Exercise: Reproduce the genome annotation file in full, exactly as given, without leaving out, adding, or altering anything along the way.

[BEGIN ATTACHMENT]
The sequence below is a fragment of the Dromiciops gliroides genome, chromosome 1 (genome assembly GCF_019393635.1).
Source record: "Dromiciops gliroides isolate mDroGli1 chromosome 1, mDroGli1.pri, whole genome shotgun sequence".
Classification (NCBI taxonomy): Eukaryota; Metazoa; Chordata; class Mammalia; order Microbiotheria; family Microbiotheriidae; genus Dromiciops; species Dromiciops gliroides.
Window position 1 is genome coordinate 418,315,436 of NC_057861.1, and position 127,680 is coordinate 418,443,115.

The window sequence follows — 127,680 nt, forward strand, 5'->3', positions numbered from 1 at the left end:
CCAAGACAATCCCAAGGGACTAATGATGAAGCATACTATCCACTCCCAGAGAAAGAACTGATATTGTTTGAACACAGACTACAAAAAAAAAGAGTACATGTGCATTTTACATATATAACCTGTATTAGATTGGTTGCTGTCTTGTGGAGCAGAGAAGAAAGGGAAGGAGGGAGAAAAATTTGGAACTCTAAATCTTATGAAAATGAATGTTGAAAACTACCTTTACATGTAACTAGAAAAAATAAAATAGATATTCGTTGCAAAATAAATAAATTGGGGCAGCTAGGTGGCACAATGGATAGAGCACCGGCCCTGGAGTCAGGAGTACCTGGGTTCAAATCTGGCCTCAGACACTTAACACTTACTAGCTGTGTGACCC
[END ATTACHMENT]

The sequence below is a fragment of the Dromiciops gliroides genome, chromosome 1 (genome assembly GCF_019393635.1).
Source record: "Dromiciops gliroides isolate mDroGli1 chromosome 1, mDroGli1.pri, whole genome shotgun sequence".
Classification (NCBI taxonomy): Eukaryota; Metazoa; Chordata; class Mammalia; order Microbiotheria; family Microbiotheriidae; genus Dromiciops; species Dromiciops gliroides.
Window position 1 is genome coordinate 418,315,436 of NC_057861.1, and position 127,680 is coordinate 418,443,115.

The window sequence follows — 127,680 nt, forward strand, 5'->3', positions numbered from 1 at the left end:
CCAAGACAATCCCAAGGGACTAATGATGAAGCATACTATCCACTCCCAGAGAAAGAACTGATATTGTTTGAACACAGACTACAAAAAAAAAGAGTACATGTGCATTTTACATATATAACCTGTATTAGATTGGTTGCTGTCTTGTGGAGCAGAGAAGAAAGGGAAGGAGGGAGAAAAATTTGGAACTCTAAATCTTATGAAAATGAATGTTGAAAACTACCTTTACATGTAACTAGAAAAAATAAAATAGATATTCGTTGCAAAATAAATAAATTGGGGCAGCTAGGTGGCACAATGGATAGAGCACCGGCCCTGGAGTCAGGAGTACCTGGGTTCAAATCTGGCCTCAGACACTTAACACTTACTAGCTGTGTGACCC